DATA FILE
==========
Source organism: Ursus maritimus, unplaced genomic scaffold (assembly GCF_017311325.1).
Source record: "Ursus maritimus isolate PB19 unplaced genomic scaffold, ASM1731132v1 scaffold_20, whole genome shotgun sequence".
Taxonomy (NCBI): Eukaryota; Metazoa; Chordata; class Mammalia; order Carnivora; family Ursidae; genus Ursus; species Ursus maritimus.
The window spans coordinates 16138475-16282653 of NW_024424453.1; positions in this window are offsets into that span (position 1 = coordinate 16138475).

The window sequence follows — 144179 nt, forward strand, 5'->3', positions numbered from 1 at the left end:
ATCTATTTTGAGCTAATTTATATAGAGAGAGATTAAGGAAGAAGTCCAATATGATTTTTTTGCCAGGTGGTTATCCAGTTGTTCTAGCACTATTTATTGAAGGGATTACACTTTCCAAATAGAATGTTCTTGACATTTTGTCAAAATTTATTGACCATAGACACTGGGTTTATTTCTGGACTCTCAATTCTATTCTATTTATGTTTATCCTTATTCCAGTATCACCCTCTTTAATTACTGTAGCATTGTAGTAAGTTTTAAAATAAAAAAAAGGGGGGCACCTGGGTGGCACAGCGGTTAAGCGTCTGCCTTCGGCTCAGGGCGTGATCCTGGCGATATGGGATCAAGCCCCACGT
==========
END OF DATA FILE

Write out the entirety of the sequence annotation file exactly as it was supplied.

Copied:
Source organism: Ursus maritimus, unplaced genomic scaffold (assembly GCF_017311325.1).
Source record: "Ursus maritimus isolate PB19 unplaced genomic scaffold, ASM1731132v1 scaffold_20, whole genome shotgun sequence".
Taxonomy (NCBI): Eukaryota; Metazoa; Chordata; class Mammalia; order Carnivora; family Ursidae; genus Ursus; species Ursus maritimus.
The window spans coordinates 16138475-16282653 of NW_024424453.1; positions in this window are offsets into that span (position 1 = coordinate 16138475).

The window sequence follows — 144179 nt, forward strand, 5'->3', positions numbered from 1 at the left end:
ATCTATTTTGAGCTAATTTATATAGAGAGAGATTAAGGAAGAAGTCCAATATGATTTTTTTGCCAGGTGGTTATCCAGTTGTTCTAGCACTATTTATTGAAGGGATTACACTTTCCAAATAGAATGTTCTTGACATTTTGTCAAAATTTATTGACCATAGACACTGGGTTTATTTCTGGACTCTCAATTCTATTCTATTTATGTTTATCCTTATTCCAGTATCACCCTCTTTAATTACTGTAGCATTGTAGTAAGTTTTAAAATAAAAAAAAGGGGGGCACCTGGGTGGCACAGCGGTTAAGCGTCTGCCTTCGGCTCAGGGCGTGATCCTGGCGATATGGGATCAAGCCCCACGT